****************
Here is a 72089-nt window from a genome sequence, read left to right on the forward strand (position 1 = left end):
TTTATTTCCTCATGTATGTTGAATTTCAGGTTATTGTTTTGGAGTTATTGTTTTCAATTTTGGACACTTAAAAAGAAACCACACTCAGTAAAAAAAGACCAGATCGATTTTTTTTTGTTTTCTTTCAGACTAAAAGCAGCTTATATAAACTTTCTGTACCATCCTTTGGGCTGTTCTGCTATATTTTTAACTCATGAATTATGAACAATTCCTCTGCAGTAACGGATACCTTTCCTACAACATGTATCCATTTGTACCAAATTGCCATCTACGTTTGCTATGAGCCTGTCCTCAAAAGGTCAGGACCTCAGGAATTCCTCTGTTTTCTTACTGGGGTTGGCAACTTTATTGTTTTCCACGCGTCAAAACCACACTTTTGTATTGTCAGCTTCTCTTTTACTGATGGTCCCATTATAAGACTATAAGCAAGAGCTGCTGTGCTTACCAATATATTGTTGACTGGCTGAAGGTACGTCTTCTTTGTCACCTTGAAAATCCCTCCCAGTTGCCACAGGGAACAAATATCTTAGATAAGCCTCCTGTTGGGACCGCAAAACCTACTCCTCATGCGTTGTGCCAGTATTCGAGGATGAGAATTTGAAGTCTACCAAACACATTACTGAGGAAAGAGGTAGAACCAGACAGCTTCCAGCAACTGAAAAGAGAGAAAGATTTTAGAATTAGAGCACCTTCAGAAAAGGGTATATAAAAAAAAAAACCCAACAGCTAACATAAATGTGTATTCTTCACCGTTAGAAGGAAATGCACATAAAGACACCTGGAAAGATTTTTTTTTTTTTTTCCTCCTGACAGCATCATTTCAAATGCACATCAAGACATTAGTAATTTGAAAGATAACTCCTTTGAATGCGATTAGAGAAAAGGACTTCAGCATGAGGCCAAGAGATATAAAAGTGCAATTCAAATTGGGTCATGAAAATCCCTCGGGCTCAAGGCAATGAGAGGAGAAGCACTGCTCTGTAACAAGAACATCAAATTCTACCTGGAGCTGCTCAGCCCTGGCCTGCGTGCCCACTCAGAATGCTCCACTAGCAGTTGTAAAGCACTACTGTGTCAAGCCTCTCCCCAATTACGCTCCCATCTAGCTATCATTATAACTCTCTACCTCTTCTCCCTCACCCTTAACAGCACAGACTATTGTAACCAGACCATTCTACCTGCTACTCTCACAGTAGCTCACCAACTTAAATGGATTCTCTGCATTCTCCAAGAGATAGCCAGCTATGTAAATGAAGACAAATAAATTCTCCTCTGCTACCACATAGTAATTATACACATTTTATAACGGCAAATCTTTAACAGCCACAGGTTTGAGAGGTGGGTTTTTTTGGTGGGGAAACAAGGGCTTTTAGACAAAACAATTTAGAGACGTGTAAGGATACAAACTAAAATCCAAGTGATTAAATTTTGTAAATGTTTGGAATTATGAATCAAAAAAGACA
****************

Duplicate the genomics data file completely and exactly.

Here is a 72089-nt window from a genome sequence, read left to right on the forward strand (position 1 = left end):
TTTATTTCCTCATGTATGTTGAATTTCAGGTTATTGTTTTGGAGTTATTGTTTTCAATTTTGGACACTTAAAAAGAAACCACACTCAGTAAAAAAAGACCAGATCGATTTTTTTTTGTTTTCTTTCAGACTAAAAGCAGCTTATATAAACTTTCTGTACCATCCTTTGGGCTGTTCTGCTATATTTTTAACTCATGAATTATGAACAATTCCTCTGCAGTAACGGATACCTTTCCTACAACATGTATCCATTTGTACCAAATTGCCATCTACGTTTGCTATGAGCCTGTCCTCAAAAGGTCAGGACCTCAGGAATTCCTCTGTTTTCTTACTGGGGTTGGCAACTTTATTGTTTTCCACGCGTCAAAACCACACTTTTGTATTGTCAGCTTCTCTTTTACTGATGGTCCCATTATAAGACTATAAGCAAGAGCTGCTGTGCTTACCAATATATTGTTGACTGGCTGAAGGTACGTCTTCTTTGTCACCTTGAAAATCCCTCCCAGTTGCCACAGGGAACAAATATCTTAGATAAGCCTCCTGTTGGGACCGCAAAACCTACTCCTCATGCGTTGTGCCAGTATTCGAGGATGAGAATTTGAAGTCTACCAAACACATTACTGAGGAAAGAGGTAGAACCAGACAGCTTCCAGCAACTGAAAAGAGAGAAAGATTTTAGAATTAGAGCACCTTCAGAAAAGGGTATATAAAAAAAAAAACCCAACAGCTAACATAAATGTGTATTCTTCACCGTTAGAAGGAAATGCACATAAAGACACCTGGAAAGATTTTTTTTTTTTTTTCCTCCTGACAGCATCATTTCAAATGCACATCAAGACATTAGTAATTTGAAAGATAACTCCTTTGAATGCGATTAGAGAAAAGGACTTCAGCATGAGGCCAAGAGATATAAAAGTGCAATTCAAATTGGGTCATGAAAATCCCTCGGGCTCAAGGCAATGAGAGGAGAAGCACTGCTCTGTAACAAGAACATCAAATTCTACCTGGAGCTGCTCAGCCCTGGCCTGCGTGCCCACTCAGAATGCTCCACTAGCAGTTGTAAAGCACTACTGTGTCAAGCCTCTCCCCAATTACGCTCCCATCTAGCTATCATTATAACTCTCTACCTCTTCTCCCTCACCCTTAACAGCACAGACTATTGTAACCAGACCATTCTACCTGCTACTCTCACAGTAGCTCACCAACTTAAATGGATTCTCTGCATTCTCCAAGAGATAGCCAGCTATGTAAATGAAGACAAATAAATTCTCCTCTGCTACCACATAGTAATTATACACATTTTATAACGGCAAATCTTTAACAGCCACAGGTTTGAGAGGTGGGTTTTTTTGGTGGGGAAACAAGGGCTTTTAGACAAAACAATTTAGAGACGTGTAAGGATACAAACTAAAATCCAAGTGATTAAATTTTGTAAATGTTTGGAATTATGAATCAAAAAAGACA